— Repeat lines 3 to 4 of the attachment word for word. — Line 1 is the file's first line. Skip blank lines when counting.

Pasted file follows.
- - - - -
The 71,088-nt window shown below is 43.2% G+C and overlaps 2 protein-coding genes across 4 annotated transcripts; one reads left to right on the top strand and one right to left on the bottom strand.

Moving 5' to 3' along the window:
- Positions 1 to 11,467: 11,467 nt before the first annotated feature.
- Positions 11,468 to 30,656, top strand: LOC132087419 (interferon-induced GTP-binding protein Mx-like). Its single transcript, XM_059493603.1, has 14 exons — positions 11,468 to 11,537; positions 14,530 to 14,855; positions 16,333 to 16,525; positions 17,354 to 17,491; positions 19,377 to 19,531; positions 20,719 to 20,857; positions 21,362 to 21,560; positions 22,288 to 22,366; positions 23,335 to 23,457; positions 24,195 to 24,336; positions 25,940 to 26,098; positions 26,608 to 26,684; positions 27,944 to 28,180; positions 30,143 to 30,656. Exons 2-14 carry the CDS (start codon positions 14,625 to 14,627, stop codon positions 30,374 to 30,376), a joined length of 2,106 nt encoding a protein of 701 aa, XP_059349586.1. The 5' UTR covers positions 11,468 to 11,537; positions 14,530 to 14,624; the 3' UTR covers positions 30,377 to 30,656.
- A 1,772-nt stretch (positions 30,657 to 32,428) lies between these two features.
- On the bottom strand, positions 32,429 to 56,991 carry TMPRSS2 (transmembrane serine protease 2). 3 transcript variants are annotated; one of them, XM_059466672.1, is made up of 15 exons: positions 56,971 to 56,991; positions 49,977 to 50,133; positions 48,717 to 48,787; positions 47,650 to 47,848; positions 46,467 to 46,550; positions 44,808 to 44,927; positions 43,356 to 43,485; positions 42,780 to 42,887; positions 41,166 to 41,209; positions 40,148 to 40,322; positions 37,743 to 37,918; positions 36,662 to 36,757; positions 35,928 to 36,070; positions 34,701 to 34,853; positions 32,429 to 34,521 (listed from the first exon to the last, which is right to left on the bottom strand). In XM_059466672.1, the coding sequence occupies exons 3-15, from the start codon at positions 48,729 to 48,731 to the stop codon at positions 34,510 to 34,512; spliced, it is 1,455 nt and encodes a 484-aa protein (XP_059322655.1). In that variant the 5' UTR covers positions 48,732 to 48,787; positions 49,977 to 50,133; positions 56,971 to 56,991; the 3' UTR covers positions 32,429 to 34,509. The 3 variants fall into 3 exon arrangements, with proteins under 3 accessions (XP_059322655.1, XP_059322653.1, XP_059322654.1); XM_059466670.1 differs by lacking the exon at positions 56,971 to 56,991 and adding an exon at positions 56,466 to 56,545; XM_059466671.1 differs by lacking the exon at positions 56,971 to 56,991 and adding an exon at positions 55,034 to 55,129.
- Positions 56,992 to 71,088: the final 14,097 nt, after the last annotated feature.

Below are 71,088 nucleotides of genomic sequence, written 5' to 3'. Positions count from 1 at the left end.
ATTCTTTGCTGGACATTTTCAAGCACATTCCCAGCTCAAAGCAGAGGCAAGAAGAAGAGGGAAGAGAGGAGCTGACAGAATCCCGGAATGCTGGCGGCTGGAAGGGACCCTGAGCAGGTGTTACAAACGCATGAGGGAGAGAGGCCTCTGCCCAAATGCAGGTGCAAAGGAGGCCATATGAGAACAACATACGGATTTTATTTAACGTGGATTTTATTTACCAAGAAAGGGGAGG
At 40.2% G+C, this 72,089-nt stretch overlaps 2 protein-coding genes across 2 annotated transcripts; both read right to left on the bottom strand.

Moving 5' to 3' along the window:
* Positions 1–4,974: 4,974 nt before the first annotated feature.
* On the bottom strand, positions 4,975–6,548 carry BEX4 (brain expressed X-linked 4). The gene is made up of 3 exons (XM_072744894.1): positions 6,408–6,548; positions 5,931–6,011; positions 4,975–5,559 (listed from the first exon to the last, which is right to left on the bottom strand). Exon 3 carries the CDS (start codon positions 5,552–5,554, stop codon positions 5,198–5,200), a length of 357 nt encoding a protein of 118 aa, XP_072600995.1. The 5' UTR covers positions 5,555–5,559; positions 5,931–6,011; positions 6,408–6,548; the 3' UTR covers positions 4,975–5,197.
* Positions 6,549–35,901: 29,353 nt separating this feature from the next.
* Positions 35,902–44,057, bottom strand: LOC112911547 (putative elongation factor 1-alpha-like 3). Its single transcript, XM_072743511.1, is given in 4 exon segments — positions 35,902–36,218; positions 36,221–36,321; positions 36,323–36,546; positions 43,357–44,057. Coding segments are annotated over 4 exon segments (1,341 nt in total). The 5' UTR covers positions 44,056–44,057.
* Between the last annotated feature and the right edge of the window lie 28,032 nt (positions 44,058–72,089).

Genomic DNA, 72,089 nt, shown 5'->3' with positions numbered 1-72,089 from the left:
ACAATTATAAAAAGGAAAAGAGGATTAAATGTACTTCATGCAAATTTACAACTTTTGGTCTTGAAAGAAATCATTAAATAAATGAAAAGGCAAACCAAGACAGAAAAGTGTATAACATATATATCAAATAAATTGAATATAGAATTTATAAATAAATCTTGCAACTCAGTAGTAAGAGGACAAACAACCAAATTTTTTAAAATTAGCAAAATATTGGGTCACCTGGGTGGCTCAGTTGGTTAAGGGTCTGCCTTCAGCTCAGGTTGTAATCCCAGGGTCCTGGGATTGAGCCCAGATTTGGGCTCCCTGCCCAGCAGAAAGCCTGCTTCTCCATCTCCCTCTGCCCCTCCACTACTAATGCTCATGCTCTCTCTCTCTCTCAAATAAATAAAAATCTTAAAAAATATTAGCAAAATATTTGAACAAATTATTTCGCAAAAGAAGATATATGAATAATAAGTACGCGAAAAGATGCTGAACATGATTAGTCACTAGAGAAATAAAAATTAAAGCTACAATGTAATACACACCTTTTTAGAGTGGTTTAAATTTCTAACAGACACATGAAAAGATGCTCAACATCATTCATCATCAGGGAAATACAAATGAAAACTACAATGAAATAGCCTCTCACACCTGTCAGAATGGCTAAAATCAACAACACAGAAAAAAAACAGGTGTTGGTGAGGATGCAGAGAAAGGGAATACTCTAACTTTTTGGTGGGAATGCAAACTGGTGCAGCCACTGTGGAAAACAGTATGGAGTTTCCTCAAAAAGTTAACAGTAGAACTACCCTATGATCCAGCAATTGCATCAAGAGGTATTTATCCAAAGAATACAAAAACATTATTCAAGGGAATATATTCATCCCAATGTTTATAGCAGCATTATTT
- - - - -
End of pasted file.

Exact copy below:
- Positions 1 to 11,467: 11,467 nt before the first annotated feature.
- Positions 11,468 to 30,656, top strand: LOC132087419 (interferon-induced GTP-binding protein Mx-like). Its single transcript, XM_059493603.1, has 14 exons — positions 11,468 to 11,537; positions 14,530 to 14,855; positions 16,333 to 16,525; positions 17,354 to 17,491; positions 19,377 to 19,531; positions 20,719 to 20,857; positions 21,362 to 21,560; positions 22,288 to 22,366; positions 23,335 to 23,457; positions 24,195 to 24,336; positions 25,940 to 26,098; positions 26,608 to 26,684; positions 27,944 to 28,180; positions 30,143 to 30,656. Exons 2-14 carry the CDS (start codon positions 14,625 to 14,627, stop codon positions 30,374 to 30,376), a joined length of 2,106 nt encoding a protein of 701 aa, XP_059349586.1. The 5' UTR covers positions 11,468 to 11,537; positions 14,530 to 14,624; the 3' UTR covers positions 30,377 to 30,656.